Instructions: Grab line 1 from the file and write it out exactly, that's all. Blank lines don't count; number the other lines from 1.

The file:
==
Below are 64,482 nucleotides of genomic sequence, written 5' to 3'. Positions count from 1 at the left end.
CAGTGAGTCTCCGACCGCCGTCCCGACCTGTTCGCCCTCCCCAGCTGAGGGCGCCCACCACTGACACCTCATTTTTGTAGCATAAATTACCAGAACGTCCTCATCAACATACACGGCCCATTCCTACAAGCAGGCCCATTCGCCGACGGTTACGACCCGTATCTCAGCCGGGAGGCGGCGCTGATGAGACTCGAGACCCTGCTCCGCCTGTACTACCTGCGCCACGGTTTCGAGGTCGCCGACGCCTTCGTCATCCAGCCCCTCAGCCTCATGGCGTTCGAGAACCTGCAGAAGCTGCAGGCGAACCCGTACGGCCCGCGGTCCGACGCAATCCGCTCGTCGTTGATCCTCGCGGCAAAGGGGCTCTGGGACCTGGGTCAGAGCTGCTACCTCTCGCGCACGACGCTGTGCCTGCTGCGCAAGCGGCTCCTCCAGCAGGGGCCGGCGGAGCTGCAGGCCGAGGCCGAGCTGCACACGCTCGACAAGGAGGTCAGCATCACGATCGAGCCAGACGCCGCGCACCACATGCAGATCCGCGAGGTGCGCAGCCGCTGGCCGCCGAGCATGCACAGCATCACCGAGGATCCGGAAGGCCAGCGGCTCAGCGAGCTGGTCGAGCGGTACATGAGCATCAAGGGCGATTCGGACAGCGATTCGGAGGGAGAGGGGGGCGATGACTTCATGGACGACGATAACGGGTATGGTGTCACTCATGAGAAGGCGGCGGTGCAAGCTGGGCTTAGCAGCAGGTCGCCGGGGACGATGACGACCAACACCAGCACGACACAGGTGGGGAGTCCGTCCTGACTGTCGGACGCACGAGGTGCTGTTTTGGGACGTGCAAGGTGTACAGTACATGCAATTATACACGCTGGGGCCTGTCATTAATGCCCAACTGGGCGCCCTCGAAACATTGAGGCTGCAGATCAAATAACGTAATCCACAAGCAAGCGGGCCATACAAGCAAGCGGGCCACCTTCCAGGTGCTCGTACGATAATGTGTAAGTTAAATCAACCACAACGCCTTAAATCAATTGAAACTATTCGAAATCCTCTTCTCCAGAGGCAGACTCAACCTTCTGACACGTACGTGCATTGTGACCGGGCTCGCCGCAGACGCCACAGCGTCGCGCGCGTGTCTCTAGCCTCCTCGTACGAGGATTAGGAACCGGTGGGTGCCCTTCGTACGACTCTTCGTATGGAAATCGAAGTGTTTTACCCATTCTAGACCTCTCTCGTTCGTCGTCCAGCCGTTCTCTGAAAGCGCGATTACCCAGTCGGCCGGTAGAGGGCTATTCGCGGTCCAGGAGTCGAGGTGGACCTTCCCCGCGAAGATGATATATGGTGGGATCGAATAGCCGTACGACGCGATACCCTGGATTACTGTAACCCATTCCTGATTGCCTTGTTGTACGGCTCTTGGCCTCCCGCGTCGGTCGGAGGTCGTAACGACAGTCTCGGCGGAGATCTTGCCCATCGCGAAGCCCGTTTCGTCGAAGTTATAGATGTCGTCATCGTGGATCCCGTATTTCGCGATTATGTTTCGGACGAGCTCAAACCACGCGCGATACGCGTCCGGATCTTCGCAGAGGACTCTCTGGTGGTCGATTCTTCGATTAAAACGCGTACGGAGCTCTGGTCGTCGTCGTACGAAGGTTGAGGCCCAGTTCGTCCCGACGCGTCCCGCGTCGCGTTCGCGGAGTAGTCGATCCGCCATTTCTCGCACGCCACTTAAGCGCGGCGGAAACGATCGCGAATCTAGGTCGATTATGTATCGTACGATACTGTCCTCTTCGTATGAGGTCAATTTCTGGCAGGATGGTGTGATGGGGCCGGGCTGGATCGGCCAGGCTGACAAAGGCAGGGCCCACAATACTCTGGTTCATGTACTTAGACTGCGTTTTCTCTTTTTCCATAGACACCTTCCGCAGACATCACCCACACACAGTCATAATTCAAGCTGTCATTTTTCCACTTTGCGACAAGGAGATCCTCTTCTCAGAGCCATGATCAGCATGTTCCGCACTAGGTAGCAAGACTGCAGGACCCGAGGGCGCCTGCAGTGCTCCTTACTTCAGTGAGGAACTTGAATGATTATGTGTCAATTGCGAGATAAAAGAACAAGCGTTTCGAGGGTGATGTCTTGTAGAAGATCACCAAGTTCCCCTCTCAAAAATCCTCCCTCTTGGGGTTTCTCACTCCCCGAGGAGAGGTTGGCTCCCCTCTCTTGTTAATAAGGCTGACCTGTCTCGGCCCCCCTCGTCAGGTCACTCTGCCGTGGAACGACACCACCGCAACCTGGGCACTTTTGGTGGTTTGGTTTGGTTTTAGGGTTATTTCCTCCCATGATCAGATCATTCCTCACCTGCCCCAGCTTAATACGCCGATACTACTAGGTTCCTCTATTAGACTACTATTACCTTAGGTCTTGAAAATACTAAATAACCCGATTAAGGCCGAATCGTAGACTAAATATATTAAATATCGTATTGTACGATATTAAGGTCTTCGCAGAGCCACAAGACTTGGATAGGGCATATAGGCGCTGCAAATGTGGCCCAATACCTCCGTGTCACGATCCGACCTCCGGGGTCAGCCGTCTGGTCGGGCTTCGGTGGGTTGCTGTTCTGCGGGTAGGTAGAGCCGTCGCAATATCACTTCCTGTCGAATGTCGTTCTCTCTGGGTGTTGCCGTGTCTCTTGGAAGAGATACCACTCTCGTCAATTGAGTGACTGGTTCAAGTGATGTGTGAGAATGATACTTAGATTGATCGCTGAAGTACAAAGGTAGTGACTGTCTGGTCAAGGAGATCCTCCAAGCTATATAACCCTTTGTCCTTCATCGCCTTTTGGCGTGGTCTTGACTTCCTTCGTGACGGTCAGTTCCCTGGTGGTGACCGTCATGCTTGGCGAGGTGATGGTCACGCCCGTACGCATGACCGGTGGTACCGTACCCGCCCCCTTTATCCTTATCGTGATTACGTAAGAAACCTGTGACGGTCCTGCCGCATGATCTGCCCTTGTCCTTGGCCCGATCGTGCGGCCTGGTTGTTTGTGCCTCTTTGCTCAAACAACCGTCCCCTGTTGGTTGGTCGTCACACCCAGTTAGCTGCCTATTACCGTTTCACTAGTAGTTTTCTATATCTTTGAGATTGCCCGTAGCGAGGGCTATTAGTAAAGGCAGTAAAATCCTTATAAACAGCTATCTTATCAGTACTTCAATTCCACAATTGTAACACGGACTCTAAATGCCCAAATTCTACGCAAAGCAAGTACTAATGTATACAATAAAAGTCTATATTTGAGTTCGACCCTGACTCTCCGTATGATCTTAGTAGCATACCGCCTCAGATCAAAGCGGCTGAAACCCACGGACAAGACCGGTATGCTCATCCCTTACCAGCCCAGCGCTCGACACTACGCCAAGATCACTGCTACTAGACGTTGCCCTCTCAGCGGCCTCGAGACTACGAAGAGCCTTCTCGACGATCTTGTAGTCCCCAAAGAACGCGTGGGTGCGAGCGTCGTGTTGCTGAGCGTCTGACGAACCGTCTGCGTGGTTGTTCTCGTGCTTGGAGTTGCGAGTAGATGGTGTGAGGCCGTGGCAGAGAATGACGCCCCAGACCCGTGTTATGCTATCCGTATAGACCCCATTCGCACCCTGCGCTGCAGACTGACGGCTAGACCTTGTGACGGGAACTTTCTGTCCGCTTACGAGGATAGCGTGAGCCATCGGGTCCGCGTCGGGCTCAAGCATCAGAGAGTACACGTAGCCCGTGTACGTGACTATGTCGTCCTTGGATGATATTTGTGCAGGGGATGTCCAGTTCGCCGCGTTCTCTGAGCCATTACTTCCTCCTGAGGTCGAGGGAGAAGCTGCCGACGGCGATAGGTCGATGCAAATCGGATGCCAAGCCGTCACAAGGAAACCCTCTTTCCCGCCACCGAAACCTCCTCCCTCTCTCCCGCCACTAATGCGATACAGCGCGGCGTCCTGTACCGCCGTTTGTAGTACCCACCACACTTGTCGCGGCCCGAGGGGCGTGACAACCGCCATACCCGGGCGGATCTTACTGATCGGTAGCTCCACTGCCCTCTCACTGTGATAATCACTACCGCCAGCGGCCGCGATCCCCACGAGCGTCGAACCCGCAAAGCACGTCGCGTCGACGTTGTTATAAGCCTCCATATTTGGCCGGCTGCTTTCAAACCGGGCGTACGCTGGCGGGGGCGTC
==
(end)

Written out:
Below are 64,482 nucleotides of genomic sequence, written 5' to 3'. Positions count from 1 at the left end.